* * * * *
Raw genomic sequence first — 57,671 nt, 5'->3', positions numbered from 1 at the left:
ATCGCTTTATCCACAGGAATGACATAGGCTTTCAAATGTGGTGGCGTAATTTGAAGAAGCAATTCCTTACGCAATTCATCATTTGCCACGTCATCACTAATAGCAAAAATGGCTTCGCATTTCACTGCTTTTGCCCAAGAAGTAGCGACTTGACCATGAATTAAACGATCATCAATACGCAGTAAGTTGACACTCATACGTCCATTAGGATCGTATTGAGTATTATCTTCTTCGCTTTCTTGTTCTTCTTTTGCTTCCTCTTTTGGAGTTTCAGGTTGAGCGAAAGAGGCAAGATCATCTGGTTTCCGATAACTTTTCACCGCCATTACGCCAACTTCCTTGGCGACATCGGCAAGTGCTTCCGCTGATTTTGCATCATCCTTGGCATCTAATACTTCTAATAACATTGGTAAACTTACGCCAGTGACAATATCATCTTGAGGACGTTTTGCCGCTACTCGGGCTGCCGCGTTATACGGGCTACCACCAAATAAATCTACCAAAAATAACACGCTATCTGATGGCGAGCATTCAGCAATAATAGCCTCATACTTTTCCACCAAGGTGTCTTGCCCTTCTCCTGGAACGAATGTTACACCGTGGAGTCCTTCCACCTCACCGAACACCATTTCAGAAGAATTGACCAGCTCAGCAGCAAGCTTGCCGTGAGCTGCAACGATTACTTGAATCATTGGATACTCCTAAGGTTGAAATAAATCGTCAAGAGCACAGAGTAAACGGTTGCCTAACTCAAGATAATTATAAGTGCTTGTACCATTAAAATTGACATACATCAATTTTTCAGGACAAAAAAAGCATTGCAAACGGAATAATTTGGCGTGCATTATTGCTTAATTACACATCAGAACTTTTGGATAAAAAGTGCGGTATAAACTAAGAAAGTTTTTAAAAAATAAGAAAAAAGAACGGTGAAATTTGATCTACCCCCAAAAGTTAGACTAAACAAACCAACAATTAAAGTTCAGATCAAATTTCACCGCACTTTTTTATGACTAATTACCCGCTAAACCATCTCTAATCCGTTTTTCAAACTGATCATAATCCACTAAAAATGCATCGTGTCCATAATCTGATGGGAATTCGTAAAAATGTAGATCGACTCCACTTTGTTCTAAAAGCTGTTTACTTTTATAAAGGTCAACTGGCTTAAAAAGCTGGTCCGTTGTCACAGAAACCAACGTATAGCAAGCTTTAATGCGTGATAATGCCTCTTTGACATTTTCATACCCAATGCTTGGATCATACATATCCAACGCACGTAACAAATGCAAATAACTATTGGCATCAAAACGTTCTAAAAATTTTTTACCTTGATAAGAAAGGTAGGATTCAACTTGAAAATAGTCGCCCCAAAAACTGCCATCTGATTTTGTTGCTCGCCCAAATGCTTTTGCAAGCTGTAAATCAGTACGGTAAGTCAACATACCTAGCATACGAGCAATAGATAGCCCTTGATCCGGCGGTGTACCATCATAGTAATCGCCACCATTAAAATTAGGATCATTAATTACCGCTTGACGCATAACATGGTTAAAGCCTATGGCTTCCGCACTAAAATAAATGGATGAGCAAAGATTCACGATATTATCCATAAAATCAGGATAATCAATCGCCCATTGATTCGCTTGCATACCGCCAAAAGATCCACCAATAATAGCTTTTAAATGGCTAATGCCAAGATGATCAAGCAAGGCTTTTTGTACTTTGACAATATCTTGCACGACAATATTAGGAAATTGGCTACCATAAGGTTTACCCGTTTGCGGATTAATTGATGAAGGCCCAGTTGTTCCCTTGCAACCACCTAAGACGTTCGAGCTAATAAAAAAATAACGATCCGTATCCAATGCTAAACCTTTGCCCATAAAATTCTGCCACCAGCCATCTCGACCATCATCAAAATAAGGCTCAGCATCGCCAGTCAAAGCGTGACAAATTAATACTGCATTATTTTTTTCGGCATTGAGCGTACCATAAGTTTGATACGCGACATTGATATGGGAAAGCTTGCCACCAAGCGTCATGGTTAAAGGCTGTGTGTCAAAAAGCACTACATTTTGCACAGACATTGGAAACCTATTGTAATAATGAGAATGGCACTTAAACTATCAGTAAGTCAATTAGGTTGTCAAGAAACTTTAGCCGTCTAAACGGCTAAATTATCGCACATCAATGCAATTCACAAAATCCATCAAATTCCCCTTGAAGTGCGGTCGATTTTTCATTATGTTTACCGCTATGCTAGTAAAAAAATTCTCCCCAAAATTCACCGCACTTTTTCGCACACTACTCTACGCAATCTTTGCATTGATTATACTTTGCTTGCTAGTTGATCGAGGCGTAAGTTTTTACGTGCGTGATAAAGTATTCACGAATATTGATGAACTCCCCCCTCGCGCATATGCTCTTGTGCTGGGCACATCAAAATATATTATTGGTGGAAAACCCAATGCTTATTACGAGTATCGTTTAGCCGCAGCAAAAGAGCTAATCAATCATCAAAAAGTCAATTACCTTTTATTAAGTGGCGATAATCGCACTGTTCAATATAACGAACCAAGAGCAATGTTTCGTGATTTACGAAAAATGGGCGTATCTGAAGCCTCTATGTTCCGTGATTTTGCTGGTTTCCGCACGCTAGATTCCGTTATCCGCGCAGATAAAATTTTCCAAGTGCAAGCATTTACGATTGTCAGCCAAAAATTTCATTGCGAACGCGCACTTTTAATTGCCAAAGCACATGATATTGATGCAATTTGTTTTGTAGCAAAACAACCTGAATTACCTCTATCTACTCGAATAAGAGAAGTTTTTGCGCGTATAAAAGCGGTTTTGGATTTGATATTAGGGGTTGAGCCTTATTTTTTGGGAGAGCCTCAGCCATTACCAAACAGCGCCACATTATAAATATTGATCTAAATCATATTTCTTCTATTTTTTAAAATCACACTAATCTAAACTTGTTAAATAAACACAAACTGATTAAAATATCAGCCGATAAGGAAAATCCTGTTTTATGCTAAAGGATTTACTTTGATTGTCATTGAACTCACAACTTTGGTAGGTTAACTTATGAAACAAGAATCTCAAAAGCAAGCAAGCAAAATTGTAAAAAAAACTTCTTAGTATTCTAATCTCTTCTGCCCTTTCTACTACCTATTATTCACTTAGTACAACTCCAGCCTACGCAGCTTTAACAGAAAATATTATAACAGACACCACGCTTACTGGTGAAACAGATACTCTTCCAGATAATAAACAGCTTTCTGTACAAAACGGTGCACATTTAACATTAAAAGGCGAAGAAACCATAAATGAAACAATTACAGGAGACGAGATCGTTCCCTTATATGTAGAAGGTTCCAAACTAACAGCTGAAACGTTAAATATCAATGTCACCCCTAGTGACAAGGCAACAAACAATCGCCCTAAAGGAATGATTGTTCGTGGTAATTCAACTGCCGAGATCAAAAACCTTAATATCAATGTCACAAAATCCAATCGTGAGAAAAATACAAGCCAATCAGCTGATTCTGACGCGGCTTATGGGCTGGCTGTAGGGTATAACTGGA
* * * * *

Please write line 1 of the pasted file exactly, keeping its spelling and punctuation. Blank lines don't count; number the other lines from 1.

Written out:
Raw genomic sequence first — 57,671 nt, 5'->3', positions numbered from 1 at the left: